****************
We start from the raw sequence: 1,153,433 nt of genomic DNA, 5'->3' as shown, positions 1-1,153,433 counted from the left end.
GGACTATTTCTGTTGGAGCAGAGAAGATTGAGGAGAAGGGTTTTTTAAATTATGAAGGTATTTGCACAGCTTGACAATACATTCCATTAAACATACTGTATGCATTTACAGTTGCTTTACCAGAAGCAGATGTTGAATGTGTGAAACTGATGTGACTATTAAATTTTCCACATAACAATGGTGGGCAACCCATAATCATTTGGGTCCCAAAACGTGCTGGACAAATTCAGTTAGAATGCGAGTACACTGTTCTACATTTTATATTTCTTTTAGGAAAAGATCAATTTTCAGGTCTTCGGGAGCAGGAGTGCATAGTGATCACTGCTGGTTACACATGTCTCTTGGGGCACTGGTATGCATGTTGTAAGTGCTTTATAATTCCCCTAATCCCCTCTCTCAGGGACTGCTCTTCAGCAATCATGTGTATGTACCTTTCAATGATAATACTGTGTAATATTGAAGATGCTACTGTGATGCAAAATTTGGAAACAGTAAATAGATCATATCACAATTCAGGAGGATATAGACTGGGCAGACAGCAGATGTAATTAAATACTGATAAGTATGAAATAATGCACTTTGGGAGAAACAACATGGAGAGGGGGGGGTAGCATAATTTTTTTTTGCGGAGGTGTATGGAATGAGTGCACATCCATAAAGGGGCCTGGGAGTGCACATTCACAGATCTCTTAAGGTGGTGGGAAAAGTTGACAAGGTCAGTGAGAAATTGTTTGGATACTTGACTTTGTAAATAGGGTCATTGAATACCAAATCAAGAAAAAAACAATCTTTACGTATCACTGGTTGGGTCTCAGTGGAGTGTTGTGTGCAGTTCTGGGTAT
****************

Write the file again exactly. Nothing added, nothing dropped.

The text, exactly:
We start from the raw sequence: 1,153,433 nt of genomic DNA, 5'->3' as shown, positions 1-1,153,433 counted from the left end.
GGACTATTTCTGTTGGAGCAGAGAAGATTGAGGAGAAGGGTTTTTTAAATTATGAAGGTATTTGCACAGCTTGACAATACATTCCATTAAACATACTGTATGCATTTACAGTTGCTTTACCAGAAGCAGATGTTGAATGTGTGAAACTGATGTGACTATTAAATTTTCCACATAACAATGGTGGGCAACCCATAATCATTTGGGTCCCAAAACGTGCTGGACAAATTCAGTTAGAATGCGAGTACACTGTTCTACATTTTATATTTCTTTTAGGAAAAGATCAATTTTCAGGTCTTCGGGAGCAGGAGTGCATAGTGATCACTGCTGGTTACACATGTCTCTTGGGGCACTGGTATGCATGTTGTAAGTGCTTTATAATTCCCCTAATCCCCTCTCTCAGGGACTGCTCTTCAGCAATCATGTGTATGTACCTTTCAATGATAATACTGTGTAATATTGAAGATGCTACTGTGATGCAAAATTTGGAAACAGTAAATAGATCATATCACAATTCAGGAGGATATAGACTGGGCAGACAGCAGATGTAATTAAATACTGATAAGTATGAAATAATGCACTTTGGGAGAAACAACATGGAGAGGGGGGGGTAGCATAATTTTTTTTTGCGGAGGTGTATGGAATGAGTGCACATCCATAAAGGGGCCTGGGAGTGCACATTCACAGATCTCTTAAGGTGGTGGGAAAAGTTGACAAGGTCAGTGAGAAATTGTTTGGATACTTGACTTTGTAAATAGGGTCATTGAATACCAAATCAAGAAAAAAACAATCTTTACGTATCACTGGTTGGGTCTCAGTGGAGTGTTGTGTGCAGTTCTGGGTAT